What the nonsensical introduction was getting at, then, is that, like it or not, we spend an inordinate amount of time doing (committing?) ontology.
Ontology, neurologically speaking, could just be the study of chunks. I'm willing to bet enough on this to type words into a computer, so I'd say I'm pretty sure. Since ontology is focused on the boundaries of things, and chunks are the psychic set of boundaries between concepts, objects, and more, chunks are a superset of ontology.
Ontology is also in charge of the categories themselves. You cannot determine what category an item belongs to without first having a list of categories. Categories are established through the process of comparison that identifies "like" things.
When we say that one thing is like another thing, we've made a metaphor, and we're thinking analogically. Categorization is metaphorization.
I made a groaner the other night, realizing that semantics is metaphor without hyperbole – the unit metaphor is straightforward and useful. Of course, if there are unit metaphors, then maybe there are scalar metaphors, or metaphor transforms. Who knows?
A chair is a construction of wood, cushion, or otherwise, that facilitates sitting. A stool is like a chair, but dumber. You prefer stools? Psychopath.
Her eyes were cerulean kiddie pools. Her eyes were bubbles of fluid for focusing light on a sensor. It's not pretty, but it gets the job done.
The very descriptive act is one of comparison, the decision that things are like other things.
We get it poets: things are like other things
also, comedians / yes… comedians are like poets
– in the @ replies
Funny joke! Creative, collective definition is all of our jobs… some people are just more aware of it than others.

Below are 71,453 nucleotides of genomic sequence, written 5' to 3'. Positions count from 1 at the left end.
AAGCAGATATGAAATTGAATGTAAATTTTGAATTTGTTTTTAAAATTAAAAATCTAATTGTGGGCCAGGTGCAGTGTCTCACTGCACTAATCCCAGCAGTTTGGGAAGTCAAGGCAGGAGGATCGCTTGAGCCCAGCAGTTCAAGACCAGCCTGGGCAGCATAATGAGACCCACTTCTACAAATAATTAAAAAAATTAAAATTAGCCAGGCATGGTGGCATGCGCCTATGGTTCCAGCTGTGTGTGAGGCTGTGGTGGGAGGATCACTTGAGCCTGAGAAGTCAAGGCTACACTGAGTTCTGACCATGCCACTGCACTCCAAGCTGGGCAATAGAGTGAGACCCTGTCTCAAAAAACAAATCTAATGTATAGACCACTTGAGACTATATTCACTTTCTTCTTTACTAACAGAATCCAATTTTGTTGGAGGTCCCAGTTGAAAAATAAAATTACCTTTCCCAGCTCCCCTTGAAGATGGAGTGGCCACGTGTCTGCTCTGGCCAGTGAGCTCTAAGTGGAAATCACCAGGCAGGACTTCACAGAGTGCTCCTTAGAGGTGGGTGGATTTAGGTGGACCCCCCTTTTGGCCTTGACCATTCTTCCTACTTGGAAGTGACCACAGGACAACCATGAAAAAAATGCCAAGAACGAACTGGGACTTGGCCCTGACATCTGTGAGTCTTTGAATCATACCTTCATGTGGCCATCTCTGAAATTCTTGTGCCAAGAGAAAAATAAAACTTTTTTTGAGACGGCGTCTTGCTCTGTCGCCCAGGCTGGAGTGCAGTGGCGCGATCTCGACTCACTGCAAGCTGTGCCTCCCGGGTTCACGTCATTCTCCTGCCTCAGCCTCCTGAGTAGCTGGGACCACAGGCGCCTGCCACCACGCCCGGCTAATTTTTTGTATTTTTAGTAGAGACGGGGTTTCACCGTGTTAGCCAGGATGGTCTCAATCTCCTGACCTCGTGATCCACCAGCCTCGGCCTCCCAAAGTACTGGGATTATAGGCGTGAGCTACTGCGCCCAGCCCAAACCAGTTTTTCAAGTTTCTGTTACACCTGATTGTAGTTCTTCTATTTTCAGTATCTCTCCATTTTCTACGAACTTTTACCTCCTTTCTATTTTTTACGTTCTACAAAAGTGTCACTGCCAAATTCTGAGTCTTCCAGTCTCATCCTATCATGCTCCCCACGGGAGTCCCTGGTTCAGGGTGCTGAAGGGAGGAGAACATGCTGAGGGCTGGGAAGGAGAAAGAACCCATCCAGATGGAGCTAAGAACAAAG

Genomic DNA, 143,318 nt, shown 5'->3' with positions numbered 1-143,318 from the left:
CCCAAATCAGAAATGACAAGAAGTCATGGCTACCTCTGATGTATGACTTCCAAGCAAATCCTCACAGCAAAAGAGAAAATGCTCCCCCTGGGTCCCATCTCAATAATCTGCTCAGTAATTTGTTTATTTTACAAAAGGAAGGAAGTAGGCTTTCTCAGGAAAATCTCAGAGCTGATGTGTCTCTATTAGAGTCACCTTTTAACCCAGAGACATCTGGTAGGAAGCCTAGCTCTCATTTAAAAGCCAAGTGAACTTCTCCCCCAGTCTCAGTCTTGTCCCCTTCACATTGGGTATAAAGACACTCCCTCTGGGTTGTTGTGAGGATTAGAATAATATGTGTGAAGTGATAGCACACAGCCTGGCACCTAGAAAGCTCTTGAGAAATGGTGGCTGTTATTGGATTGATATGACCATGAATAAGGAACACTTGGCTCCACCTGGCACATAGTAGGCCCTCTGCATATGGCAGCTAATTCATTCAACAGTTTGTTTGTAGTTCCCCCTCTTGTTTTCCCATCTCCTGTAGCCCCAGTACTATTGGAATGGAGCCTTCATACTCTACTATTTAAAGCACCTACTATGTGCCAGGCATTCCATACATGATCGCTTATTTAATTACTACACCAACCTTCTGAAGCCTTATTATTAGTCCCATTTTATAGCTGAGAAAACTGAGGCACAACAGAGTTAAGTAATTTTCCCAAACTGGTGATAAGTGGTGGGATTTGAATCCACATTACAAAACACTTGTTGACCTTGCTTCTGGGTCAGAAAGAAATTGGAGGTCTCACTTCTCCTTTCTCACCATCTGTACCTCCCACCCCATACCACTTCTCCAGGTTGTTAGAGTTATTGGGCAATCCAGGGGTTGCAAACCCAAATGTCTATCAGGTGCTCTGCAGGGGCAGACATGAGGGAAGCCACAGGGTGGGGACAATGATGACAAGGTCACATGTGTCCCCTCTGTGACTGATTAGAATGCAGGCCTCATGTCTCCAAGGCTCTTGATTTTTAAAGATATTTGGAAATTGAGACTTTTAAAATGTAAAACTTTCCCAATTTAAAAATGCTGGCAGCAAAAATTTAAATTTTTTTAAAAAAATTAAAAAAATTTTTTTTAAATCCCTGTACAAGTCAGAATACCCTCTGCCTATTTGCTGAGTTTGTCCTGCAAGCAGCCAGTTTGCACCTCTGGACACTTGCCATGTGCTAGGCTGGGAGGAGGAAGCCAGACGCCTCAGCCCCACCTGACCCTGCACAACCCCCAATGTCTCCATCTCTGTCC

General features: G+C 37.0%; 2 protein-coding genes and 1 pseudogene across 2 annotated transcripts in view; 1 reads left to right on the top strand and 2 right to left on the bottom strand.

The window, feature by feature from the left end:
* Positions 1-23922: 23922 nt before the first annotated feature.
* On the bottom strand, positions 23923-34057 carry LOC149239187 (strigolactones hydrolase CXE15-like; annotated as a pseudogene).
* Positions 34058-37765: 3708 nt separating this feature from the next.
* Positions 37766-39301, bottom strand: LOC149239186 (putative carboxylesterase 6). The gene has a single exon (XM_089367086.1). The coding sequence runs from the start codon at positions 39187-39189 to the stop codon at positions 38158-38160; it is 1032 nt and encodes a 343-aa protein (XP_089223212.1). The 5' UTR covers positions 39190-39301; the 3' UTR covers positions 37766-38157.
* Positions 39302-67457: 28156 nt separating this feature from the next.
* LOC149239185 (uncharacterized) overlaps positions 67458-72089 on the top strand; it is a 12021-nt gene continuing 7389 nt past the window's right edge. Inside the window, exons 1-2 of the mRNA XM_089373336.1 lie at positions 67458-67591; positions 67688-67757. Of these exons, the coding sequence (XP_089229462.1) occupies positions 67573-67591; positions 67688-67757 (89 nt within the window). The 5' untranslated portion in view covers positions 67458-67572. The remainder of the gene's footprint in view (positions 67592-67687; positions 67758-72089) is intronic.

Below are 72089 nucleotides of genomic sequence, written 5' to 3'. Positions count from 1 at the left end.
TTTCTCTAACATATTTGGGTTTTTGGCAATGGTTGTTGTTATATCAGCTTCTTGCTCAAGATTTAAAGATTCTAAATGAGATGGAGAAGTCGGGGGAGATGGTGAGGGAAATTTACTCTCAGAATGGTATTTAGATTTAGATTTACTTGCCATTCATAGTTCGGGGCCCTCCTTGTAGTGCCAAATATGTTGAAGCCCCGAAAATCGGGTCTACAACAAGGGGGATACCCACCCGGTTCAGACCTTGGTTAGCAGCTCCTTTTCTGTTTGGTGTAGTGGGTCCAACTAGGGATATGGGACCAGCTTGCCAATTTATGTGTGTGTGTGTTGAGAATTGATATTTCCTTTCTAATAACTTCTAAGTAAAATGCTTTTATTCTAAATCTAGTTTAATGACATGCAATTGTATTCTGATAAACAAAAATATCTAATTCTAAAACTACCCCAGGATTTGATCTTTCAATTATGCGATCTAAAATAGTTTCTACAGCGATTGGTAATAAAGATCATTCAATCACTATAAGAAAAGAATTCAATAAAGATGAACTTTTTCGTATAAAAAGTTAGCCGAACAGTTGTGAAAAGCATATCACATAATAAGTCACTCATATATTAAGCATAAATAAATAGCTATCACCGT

Semantics is fundamentally description, description is fundamentally metaphor, and metaphor fundamentally chunking. We're captive on a carousel of time. Every time I say fundamentally I draw a big red circle around my categorization impulse and further entrench this stupid chunking idea.
As we unroll semantics and look more deeply at what words and definitions are, semantic satiation seems to wink wink nudge nudge at deep neurological implications. When we use a word into total exhaustion we temporarily rob our mind of the word's usefulness. We lose its meaning, its chunk, its metaphorical, ontological way of being. The hole it leaves is terrifying. How did you spend so long with the sense of this thing, only to lose it into the ether? Even more terrifyingly, related concepts are also weakened. If we lose our "table" chunk, we weaken our "desk" chunk. The miasma of an idea, the metaphorical and physical relatedness of the building blocks of our consciousness, can be partially dissolved by the words we choose to assign them.
Is this why repeated chants channel such great power? Is it that filling the mind with (what are now) nonsense syllables clears your pool of conscious thought and makes space for something less verbal? Something closer to god?
Is the inverse phenomena of glossolalia just that? Nonsense syllables of a cleared mind? Is glossolalic interpretation hearing nonsense and understanding, while semantic satiation is hearing real words and failing?
Jargon seems like an arbitrary barrier to entry for any given academic field. It's arcane, it's needlessly complicated, it's elitist, and it seems, from an outsider's perspective, that regular ol' words will do just fine, thank you.